Hero – Celebrating a Caribbean wartime veteran

[l-r] Ulric Cross, actors Nickolai Salcedo, Joseph Marcell, and Fraser James, a scene from the film


After the pomp and pageantry of the Royal Air Force’s 100th anniversary celebrations in the UK, it seems fitting that one of its World War Two heroes should be the focus of a new tribute and in his home country.

One of its most decorated Caribbean veterans, Ulric Cross, is the subject of a film that will be premiered in his native Trinidad in September 2018.

The film, which brings together recollections gathered over several years, is called  Hero: Inspired by The Extraordinary Life and Times of Mr Ulric Cross. It puts the spotlight on his service with the RAF after travelling to the UK to, as he had put it, “do his duty”.

Background interviews with those who had met Cross during his wide-ranging life fed into the film. This included an interview with Caribbean Intelligence’s own Debbie Ransome who, as then Head of BBC’s Caribbean Service, did the last BBC interview with Cross in 2010.

In the interview, excerpts of which featured on Caribbean Intelligence during the week of the RAF’s centenary, Ulric Cross spoke about his motivation for leaving Trinidad and coming to join the RAF as fascism spread in Spain, Germany and Japan.

A rich life

Ulric Cross lived in England from his RAF training in 1941 until 1957. He served as a navigator with the air force’s elite Pathfinders, who located and marked bombing targets with flares. After the war, he worked as a talks producer at the BBC’s Caribbean Service. He was then recruited by fellow Trinidadian George Padmore, one of the architects of Pan-Africanism, to travel to Ghana to help Kwame Nkrumah in his work seeking to unite Africa’s emerging nations.

During Cross’s 15 years in Africa, he served on Ghana’s Crown Council. He was also Attorney General in Cameroon, a High Court Judge in Tanzania and Dean of the Faculty of Law at the University of Dar Es Salaam.

Cross then returned to Trinidad where he served as a High Court judge and on the Court of Appeal, later becoming Chair of the country’s Law Reform Commission. He was posted to London as Trinidad and Tobago’s High Commissioner to the UK from 1990 to 1993.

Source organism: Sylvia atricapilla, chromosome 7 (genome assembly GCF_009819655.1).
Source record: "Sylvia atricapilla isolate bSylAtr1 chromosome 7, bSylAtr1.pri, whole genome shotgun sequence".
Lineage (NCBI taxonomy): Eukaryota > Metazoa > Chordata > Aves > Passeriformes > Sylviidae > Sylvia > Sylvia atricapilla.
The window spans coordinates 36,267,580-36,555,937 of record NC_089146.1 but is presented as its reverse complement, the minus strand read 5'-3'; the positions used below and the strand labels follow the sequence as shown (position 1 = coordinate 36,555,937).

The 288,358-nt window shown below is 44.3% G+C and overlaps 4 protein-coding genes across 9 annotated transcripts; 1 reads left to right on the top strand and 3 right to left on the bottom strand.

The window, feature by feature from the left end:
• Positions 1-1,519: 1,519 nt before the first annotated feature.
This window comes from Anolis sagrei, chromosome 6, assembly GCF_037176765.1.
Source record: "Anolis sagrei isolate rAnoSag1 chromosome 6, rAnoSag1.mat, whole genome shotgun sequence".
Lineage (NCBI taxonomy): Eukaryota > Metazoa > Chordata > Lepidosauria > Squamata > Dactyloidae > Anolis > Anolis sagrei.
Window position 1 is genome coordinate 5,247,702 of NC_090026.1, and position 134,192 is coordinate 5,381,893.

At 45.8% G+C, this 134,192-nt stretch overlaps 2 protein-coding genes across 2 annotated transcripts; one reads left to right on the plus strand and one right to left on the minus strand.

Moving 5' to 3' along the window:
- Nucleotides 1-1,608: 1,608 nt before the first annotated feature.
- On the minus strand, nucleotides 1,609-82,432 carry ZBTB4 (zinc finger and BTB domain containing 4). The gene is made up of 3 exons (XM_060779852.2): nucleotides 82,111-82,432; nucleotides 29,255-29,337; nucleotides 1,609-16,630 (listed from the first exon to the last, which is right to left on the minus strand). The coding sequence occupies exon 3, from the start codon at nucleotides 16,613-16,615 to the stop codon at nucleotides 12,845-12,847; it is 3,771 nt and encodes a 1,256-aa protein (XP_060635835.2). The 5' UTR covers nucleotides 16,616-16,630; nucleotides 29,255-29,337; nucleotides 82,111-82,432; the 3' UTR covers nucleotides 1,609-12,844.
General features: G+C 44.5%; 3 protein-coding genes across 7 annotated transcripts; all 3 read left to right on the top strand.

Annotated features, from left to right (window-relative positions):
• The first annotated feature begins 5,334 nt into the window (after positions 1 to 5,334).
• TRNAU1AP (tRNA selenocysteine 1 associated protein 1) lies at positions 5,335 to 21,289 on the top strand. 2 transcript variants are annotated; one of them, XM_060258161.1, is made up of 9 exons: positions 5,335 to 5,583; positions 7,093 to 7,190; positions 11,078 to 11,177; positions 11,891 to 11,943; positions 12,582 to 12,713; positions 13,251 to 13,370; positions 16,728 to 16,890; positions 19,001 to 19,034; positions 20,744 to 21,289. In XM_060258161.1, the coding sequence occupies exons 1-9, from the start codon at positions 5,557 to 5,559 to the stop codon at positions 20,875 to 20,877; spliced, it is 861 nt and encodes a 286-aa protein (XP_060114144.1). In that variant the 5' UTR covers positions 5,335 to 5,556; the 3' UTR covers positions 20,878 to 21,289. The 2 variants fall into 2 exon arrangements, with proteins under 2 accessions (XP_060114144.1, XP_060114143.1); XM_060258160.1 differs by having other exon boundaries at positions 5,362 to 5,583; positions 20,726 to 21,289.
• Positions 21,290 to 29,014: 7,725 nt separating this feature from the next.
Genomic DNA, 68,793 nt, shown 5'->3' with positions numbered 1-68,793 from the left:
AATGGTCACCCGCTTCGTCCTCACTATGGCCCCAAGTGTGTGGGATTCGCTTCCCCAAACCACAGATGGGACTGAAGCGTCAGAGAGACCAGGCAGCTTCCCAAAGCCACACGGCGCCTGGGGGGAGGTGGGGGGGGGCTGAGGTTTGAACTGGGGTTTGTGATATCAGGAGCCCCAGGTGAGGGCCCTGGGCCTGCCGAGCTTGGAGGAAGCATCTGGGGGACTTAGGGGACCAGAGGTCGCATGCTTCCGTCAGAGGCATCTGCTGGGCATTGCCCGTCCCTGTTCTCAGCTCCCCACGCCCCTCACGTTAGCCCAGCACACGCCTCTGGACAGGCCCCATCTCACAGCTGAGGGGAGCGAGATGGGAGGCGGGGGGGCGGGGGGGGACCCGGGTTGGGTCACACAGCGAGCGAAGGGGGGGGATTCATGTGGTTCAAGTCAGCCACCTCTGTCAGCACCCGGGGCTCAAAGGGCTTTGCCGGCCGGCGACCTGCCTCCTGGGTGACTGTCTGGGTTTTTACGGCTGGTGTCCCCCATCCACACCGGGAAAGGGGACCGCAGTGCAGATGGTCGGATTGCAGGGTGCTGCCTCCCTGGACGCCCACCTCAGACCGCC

Veterans and newcomers

The film Hero is in the form of a biopic using young and established actors to chart the life of Ulric Cross. The cast includes actors from the Caribbean, the UK, Ghana and Canada.

The young Ulric Cross is played by Trinidadian Nickolai Salcedo. Other members of the cast include Canadian Peter Williams (of Stargate-SG1), British actor Joseph Marcell (Fresh Prince of Belair’s Jeffrey) as CLR James and Ghanaian actors John Dumelo and Adjetey Anang.

To keep the Trinidadian theme flowing, there’s a cameo appearance by Trinidad-born British actor Rudolph Walker of Eastenders fame. Fans of Nollywood will enjoy a cameo by OC Ukeje. Actor Jimmy Akingbola plays Kwame Nkrumah.

The film has been the long-term project of a group of producers based in Canada. To raise interest in the film, they staged a public launch of the UK part of the filming in 2013. At that event, producers outlined their plans as they filmed scenes recreating Cross’s time as a young man in 1940s London.

Speaking at the end of the London filming in 2014, director Frances-Anne Solomon said: “We had the privilege of working with some of the most outstanding established and up-and-coming actors in Britain. I cannot wait to share this extraordinary film and story with audiences.”

The crew went on to film in West Africa.

Hero: Inspired by the extraordinary life and times of Mr Ulric Cross will have its world premiere as the opening film of Trinidad and Tobago’s Film Festival on 18 September.

Once again, Ulric Cross is coming home.


Related articles

CI Shorts: RAF memories of Ulric Cross

The UK launch of the Hero project

Hero chosen for a Special Preview Screening on the Opening Night of the CaribbeanTales International Film Festival (CTFF), 5 September, 2018 in downtown Toronto.

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